No evidence registries increase public safety

By Noah Berlatsky . . . “He is a lifetime sex registrant. That doesn’t expire. Just like what he did to me doesn’t expire, doesn’t just go away after a set number of years.” In a statement released to Buzzfeed, the victim of rapist Brock Turner found a small sliver of justice in the fact that Turner, a former Stanford student, would have to register as a sex offender for the rest of his life, just as she would have to live with the effects of the assault for the rest of hers.

Turner was only sentenced to six months in jail; the leniency of the sentence has led to an effort to recall the judge. Being placed on a list seems like a small punishment in comparison to a prison term. But sex offender registries were never meant to be a punishment—and since they were introduced in the mid-1990s, they have proven to be both ineffective and often unjust.

The original goal of registries was not to provide restitution, but to protect communities. Reading the victim’s statement, it’s easy to see why sex offender registries seem like a reasonable and necessary response to crimes like Turner’s. Following a party, Turner dragged the victim behind a dumpster and penetrated her with his fingers. He was only stopped when two Swedish students physically chased him away, and then captured him. In response to his conviction, he has blamed a culture of drinking and partying on campus, rather than taking responsibility for his own violence.

Given the horrific nature of his actions, and his effort to shift blame, some might argue there’s a risk he could victimize others. Placing him on the sex offender registry, in theory, should warn communities of a potential threat. As one recent pro-registry editorial argued, “the rights of the victims, and the protection thereof, outweigh any perceived infringement of the rights of the criminals.”

The truth, though, is that there’s very little evidence that sex offender registries increase safety in any material way. A 2014 study conducted by Purdue University economics professor Jillian B. Carr of people on the North Carolina sex offender registry found that being on the registry had no effect on recidivism. That’s consistent with a 2007 report by Human Rights Watch, which looked at various studies and concluded that sex offender registries did little to prevent sexual violence. (Read the rest of the article online at Quartz)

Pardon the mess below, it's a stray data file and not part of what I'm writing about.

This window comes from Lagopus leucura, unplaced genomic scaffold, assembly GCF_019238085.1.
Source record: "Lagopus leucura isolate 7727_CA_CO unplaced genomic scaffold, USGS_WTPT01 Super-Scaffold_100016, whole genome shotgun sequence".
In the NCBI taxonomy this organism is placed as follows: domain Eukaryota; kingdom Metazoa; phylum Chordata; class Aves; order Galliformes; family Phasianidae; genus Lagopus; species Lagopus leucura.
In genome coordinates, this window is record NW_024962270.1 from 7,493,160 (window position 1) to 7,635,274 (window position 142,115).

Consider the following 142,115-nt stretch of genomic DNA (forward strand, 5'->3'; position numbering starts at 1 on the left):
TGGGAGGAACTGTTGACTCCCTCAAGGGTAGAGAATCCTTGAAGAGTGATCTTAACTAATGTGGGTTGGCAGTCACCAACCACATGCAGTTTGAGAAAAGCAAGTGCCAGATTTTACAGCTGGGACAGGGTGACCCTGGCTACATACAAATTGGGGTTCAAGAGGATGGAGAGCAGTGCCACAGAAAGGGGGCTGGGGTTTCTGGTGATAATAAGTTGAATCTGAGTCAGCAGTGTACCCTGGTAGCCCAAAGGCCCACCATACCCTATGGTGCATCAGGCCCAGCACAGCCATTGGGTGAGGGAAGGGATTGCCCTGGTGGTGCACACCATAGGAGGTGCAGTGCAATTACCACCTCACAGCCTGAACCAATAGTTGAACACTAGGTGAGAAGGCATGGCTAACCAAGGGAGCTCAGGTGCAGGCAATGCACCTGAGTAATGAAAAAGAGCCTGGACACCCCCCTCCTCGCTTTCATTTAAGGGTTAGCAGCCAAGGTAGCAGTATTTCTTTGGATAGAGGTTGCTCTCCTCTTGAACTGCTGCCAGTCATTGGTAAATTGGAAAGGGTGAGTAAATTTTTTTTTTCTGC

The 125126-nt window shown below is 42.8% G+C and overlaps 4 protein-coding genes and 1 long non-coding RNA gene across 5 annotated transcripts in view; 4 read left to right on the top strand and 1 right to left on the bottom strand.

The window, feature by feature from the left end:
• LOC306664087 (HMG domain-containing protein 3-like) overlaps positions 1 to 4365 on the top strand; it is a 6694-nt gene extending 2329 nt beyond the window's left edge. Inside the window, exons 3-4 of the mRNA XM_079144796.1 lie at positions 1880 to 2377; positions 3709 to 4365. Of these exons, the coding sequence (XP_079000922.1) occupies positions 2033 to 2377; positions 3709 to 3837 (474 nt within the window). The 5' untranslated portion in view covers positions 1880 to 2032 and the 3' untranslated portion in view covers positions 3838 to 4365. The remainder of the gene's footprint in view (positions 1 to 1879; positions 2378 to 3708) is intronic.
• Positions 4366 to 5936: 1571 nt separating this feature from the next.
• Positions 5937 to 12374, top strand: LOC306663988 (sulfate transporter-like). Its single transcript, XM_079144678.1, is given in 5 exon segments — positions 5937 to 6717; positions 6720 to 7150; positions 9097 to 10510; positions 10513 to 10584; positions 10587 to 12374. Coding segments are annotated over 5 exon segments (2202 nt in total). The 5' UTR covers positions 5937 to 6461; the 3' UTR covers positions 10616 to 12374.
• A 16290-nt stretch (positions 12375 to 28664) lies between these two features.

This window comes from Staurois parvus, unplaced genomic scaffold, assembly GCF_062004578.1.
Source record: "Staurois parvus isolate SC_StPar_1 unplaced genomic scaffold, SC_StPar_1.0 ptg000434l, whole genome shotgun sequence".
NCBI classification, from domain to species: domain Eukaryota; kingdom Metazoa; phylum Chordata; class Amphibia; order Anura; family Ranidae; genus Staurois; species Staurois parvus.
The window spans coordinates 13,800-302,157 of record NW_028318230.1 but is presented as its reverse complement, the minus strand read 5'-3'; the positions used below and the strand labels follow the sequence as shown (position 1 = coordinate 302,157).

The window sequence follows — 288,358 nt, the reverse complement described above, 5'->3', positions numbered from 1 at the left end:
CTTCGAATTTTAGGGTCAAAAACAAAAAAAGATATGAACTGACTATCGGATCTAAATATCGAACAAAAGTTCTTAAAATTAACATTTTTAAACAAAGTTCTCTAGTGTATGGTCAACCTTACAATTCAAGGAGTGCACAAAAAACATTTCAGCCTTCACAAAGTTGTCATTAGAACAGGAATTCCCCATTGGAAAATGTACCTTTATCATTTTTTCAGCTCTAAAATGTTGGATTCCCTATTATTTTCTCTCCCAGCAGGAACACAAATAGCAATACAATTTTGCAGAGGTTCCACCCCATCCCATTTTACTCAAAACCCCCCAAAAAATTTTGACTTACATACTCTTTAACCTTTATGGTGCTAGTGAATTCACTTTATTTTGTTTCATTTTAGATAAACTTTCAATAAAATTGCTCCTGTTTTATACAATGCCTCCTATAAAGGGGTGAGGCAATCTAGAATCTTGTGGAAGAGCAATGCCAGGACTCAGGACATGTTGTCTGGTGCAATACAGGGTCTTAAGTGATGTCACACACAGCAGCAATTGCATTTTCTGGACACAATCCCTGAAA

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35 Thoughts to “No evidence registries increase public safety”

  1. AvatarTara

    I’m just curious, after reading this, why wouldn’t they abolish all this, considering there is so much evidence showing how much all this does not work. Its not like taking our freedom away from us is enough. I just don’t get it.

    1. FredFred

      Unfortunately laws are made on emotions, not facts. Politicians earn votes by catering to emotional demands. That is why we fight this system in the courts. Justices are not worried about votes and are more likely to consider the facts and constitutionality or these laws. When it is abolished it will be done by the courts.

    2. AvatarEmil S

      I hope this whole registry and supervision (which is really unconstitutional as it is added punishment) are abolished soon. How do they expect a person to function with so much burden?! Those who are in the post release supervision have to deal with people from probation who are constantly trying to prove that those “sex offenders” are worse. They constantly harass for even for reasons like not being able to pay the monthly fee for not being employed. I guess they feel like a social worrier by kicking on those already condemned and beaten down.

      Give me back my humanity, oh you puritan gods.

    3. AvatarMaestro

      Exactly why I keep saying Probation needs to be abolished. Not just for sex offenders but for all.
      If you commit a crime that can get you 5 yrs in prison but the D.A. allows you to plead out to only 2 yrs, then we should be able to do the 2 yrs and walk out completely free. There is no need for 5 yrs of probation with a suspended sentence of the remaining 3 that they say we “owe”. If we “owe’ more time, why let us plea out to less?
      We will forever have a criminal record (unless it’s a petty crime that can eventually be expunged) so why probation on top of having our lives ripped out from under us with incarceration?
      $$$$$$$$$$$$$$$$$$$$$$$$$$$$ JOB SECURITY. Nothing more, nothing less. Security for a job that never needed to exist in the first place.
      Probation causes people to not be able to move forward. I’ve been on probation for 8 yrs with 2 more to go and these people treat me as if my crime happened 11 mins ago rather than 11 years ago. ENOUGH!!!

      I have a small business/hobby of buying/selling/trading classic movie memorabilia. It makes me some extra cash from time to time. And I go to various film conventions on the East Coast to buy/sell/trade. This is something I’ve been doing since I was 19 yrs old and never had a problem with breaking any laws while on these trips.

      At this very moment I am waiting to hear from my P.O. if I have been granted permission to attend a classic film con in PA in July.
      I’ve already invested in it because I had to pay for my vendor tables asap or miss out. I’ve been granted in the past to go but each probation officer does things his/her own way.
      So if I do NOT get the “ok” to go, I’m out $500 in vendor table costs that is NON-REFUNDABLE.